Cisco has been at the forefront of this routing innovation since years, through thought leadership, standardization, product creation, and deployment.

  • Segment: A segment is a 32-bit identification for either a topological instruction or a service instruction. A segment can be either global or local. The following instructions could be used in a segment:
    • Service
    • Context
    • Locator
    • IGP-based forwarding construct
    • BGP-based forwarding construct
    • Local value or global index
  • Global Segment: Any node in the segment-routing domain understands the instruction associated with a global segment. Any node in the domain installs the related instruction in its Forwarding Information Base (FIB). Global segments fall in a subspace of the segment (or label) space called the Segment Routing Global Block (SRGB). The SRGB is usually defined as the range 16000 to 23999, and all the nodes in a network are allocated the same SRGB;
  • Local Segment: The instruction associated with a local segment is supported by only the node originating it. No other node installs a remote local segment in its FIB. 
  • IGP Segments: IGP (OSPF or IS-IS) can allocate segments for different purposes. E.g. A node segment is a segment allocated to a loopback that identifies a specific node

In the scenario illustrated below, the “16008” is the node segment of router Y, and allocated to the loopback of router Y, so when a packet injected by the head end router X to the network with top segment 16008, it will reach Y by the shortest-path. In this scenario ECMP path is used to reach Y.  

  • Adjacency Segment: An adjacency segment is a local segment signaled by IS-IS or OSPF; it is used to steer traffic onto an adjacency or a set of adjacencies.
  • BGP Prefix Segment: The BGP prefix segment is a global segment signaled by BGP associated to a prefix that is used to steer traffic along the ECMP-aware shortest path to the BGP prefix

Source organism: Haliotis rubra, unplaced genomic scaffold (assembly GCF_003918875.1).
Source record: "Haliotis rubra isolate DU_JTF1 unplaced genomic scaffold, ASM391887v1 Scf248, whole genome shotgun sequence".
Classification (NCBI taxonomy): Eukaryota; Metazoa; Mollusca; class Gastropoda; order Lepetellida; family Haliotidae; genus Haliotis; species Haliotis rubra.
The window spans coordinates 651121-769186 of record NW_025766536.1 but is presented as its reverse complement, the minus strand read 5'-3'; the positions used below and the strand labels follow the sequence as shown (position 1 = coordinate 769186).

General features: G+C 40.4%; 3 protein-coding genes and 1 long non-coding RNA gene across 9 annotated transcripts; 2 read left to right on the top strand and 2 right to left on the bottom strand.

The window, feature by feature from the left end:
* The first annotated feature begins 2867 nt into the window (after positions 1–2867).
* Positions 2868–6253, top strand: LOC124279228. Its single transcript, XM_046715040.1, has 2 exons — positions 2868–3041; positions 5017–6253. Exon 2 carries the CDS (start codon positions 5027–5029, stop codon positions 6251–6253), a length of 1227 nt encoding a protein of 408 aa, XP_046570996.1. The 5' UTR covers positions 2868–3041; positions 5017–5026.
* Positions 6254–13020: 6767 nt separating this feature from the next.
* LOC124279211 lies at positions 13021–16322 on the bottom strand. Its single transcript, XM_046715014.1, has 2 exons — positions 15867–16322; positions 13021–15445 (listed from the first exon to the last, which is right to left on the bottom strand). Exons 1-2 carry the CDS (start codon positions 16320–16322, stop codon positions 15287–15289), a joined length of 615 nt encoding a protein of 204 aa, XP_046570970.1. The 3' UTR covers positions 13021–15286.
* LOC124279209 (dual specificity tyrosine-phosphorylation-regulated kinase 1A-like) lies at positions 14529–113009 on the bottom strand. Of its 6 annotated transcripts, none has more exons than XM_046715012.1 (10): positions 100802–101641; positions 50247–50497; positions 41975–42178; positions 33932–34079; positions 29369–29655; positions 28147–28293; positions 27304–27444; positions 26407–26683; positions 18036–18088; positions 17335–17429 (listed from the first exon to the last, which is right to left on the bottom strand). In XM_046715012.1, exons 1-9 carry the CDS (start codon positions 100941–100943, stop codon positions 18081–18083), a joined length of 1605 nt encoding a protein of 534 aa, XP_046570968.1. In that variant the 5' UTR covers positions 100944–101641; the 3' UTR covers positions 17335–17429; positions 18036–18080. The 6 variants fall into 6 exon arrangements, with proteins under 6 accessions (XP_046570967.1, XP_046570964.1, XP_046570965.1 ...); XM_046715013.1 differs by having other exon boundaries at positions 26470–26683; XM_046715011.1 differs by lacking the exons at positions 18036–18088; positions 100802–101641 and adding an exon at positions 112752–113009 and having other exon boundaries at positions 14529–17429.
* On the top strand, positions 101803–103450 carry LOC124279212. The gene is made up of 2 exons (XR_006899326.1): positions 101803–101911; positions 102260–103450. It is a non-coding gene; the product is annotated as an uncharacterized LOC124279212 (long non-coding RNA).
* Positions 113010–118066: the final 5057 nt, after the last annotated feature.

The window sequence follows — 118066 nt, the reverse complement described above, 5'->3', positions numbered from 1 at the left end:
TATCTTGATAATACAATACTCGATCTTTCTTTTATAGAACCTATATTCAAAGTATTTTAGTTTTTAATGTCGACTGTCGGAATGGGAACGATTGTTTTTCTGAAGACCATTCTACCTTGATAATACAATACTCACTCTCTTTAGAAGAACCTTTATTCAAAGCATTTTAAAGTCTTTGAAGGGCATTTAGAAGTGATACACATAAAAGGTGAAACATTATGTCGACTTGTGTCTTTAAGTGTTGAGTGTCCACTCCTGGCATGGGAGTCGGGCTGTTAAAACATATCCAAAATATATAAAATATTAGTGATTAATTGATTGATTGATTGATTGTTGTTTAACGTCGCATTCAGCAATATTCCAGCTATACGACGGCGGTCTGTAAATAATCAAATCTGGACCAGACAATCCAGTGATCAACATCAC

• BGP Peering Segment: The BGP segment is a local segment signaled by BGP Link State (topology information) to a SDN controller; it is used to steer traffic onto a BGP peer or over specific links.

However, Path computation in large, multidomain networks is a complex task and requires special computational components and cooperation between the elements in different domains. In IP/MPLS networks, this functionality is referred to as a Path Computation Element (PCE), as defined by RFC 4655. Cisco WAN Automation Engine WAE, acts as an external PCE Server, providing a centralized traffic-engineering database (TED). Nodes, endpoints, and applications that wish to request network paths that differ from the standard Interior Gateway Protocol (IGP) shortest path can make Representational State Protocol (REST) API queries to WAE, which in turn calculates a network path matching the specific requirement. WAE then programs the network path to the network. In networks utilizing SR, Path Computation Element Protocol (PCEP) is the protocol commonly used between WAE and the multivendor nodes.

With this approach, network operators can achieve and advanced level of interaction between the applications and the underlying infrastructure enabled by the Cisco SDN controller (WAE) and segment routing technology.  


For example, the scenario illustrated in the figure below, The Cisco WAE is acting as an external PCE Server for centralized SR path calculations.

If an application requests 500 Mbps of end-to-end bandwidth over a low latency path, the IGP shortest path isn’t capable to provide this level of routing capability. However, WAE calculates the next-shortest path that fulfills the requirements and then uses PCEP to signal a list of segments to the head-end router (router X in the example).

The WAE as the SDN controller (PCE) will consider lower-latency path which would be translated into the segment of link with peer ID 166. Also, the PCE may learn the topology using BGPLS,IGP, SNMP, etc.

Note that with Segment Routing, the head-end router is the only router in the network that needs to be programmed by the controller (WAE), and it is the only place where this network state is maintained.


This was one example of the various scenarios this solution can optimize such as, advanced traffic engineering (without the complexity of RSVP-TE) and efficient MPLS VPN forwarding. Thanks to Orhan Ergun for doing the tech review of this post 

Kind regards, 

Marwan Alshawi

For more information about Cisco WAN Automation Engine: